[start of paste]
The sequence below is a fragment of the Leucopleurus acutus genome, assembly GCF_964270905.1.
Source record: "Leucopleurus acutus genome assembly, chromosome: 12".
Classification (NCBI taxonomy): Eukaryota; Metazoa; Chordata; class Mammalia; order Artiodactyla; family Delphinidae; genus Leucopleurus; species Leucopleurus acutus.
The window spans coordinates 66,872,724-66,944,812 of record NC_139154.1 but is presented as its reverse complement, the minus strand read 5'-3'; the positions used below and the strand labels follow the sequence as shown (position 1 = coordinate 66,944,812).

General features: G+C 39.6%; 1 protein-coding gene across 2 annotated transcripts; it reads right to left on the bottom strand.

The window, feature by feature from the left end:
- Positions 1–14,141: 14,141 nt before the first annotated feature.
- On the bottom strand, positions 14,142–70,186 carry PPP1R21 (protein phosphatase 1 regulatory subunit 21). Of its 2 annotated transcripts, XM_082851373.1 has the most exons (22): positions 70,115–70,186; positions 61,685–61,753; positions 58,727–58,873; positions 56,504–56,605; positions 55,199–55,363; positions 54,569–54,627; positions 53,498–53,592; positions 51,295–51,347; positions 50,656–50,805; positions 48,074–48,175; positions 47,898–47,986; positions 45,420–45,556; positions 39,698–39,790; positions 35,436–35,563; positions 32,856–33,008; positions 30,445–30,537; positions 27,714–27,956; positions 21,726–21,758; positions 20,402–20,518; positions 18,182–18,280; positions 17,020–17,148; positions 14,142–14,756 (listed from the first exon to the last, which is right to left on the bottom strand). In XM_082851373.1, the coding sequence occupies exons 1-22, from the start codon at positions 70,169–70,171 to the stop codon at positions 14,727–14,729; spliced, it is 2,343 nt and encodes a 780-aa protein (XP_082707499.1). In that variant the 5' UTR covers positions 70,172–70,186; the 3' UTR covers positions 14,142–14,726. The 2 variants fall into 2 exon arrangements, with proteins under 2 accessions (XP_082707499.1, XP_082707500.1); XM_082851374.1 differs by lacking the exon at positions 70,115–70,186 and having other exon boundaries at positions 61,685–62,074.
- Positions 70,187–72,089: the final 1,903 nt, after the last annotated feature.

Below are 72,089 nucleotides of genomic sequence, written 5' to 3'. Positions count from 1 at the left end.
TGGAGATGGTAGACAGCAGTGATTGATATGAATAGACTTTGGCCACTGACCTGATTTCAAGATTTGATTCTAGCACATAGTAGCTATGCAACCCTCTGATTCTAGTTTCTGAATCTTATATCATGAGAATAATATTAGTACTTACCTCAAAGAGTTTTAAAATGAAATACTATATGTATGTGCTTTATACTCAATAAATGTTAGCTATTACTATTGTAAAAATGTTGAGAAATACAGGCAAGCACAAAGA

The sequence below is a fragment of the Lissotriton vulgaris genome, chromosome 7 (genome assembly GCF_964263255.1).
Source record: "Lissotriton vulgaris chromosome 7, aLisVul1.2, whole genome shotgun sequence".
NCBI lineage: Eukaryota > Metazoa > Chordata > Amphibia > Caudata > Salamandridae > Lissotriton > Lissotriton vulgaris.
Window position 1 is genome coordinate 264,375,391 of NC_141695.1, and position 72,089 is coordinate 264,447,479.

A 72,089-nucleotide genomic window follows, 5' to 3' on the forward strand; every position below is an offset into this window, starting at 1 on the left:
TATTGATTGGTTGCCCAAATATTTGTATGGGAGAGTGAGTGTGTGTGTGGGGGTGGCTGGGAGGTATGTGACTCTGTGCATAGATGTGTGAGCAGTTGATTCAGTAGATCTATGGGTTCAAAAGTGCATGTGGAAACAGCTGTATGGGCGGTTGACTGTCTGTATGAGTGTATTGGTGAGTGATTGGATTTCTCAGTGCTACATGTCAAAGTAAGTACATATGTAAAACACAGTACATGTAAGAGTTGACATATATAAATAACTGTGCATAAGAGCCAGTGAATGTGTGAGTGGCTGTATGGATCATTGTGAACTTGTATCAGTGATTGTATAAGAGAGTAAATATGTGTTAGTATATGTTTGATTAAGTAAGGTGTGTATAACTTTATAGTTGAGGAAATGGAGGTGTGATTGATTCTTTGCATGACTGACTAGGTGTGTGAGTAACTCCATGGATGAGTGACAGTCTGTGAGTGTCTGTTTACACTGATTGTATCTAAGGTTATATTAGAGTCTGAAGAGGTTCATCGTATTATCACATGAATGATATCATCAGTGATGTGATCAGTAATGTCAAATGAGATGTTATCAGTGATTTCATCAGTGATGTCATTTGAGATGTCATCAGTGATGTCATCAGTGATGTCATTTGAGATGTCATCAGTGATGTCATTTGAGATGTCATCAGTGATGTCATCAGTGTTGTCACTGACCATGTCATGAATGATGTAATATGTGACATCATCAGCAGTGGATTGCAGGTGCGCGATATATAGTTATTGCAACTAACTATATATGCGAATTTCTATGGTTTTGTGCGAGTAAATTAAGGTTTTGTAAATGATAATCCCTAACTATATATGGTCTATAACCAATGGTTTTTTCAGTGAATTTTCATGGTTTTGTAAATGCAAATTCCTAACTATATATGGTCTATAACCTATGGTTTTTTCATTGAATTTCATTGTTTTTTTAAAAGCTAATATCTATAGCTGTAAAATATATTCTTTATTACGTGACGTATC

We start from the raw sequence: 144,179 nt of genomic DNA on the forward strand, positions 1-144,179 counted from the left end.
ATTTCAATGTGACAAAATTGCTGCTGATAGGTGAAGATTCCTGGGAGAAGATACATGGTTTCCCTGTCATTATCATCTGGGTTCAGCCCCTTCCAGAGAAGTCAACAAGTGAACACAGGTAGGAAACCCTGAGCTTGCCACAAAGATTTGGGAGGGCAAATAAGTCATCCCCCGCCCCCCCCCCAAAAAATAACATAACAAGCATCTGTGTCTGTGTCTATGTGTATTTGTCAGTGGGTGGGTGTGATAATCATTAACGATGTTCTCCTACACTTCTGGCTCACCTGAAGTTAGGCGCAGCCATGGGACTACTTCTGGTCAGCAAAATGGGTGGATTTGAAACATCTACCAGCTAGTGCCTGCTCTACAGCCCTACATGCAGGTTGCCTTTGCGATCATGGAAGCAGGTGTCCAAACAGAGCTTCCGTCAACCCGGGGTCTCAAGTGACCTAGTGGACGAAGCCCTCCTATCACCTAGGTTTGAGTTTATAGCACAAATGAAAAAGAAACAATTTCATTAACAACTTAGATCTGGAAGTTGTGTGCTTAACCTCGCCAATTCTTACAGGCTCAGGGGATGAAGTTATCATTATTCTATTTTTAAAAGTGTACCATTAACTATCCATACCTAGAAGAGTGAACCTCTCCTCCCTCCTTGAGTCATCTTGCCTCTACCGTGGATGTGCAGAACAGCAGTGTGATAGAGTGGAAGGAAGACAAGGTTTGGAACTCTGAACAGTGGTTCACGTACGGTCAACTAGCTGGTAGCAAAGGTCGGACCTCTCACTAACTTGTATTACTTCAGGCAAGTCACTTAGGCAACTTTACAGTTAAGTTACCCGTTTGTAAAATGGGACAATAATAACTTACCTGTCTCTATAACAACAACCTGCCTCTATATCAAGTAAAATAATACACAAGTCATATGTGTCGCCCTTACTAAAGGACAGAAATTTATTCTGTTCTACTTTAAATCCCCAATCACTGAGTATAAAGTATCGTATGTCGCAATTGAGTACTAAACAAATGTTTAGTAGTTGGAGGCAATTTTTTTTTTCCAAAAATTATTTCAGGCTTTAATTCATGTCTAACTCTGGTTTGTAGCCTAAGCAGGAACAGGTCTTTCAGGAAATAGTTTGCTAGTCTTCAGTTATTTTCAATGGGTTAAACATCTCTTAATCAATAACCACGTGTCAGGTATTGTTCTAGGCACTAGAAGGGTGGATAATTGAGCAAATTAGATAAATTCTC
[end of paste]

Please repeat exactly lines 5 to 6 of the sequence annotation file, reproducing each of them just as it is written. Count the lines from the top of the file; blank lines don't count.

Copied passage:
General features: G+C 39.6%; 1 protein-coding gene across 2 annotated transcripts; it reads right to left on the bottom strand.

The window, feature by feature from the left end: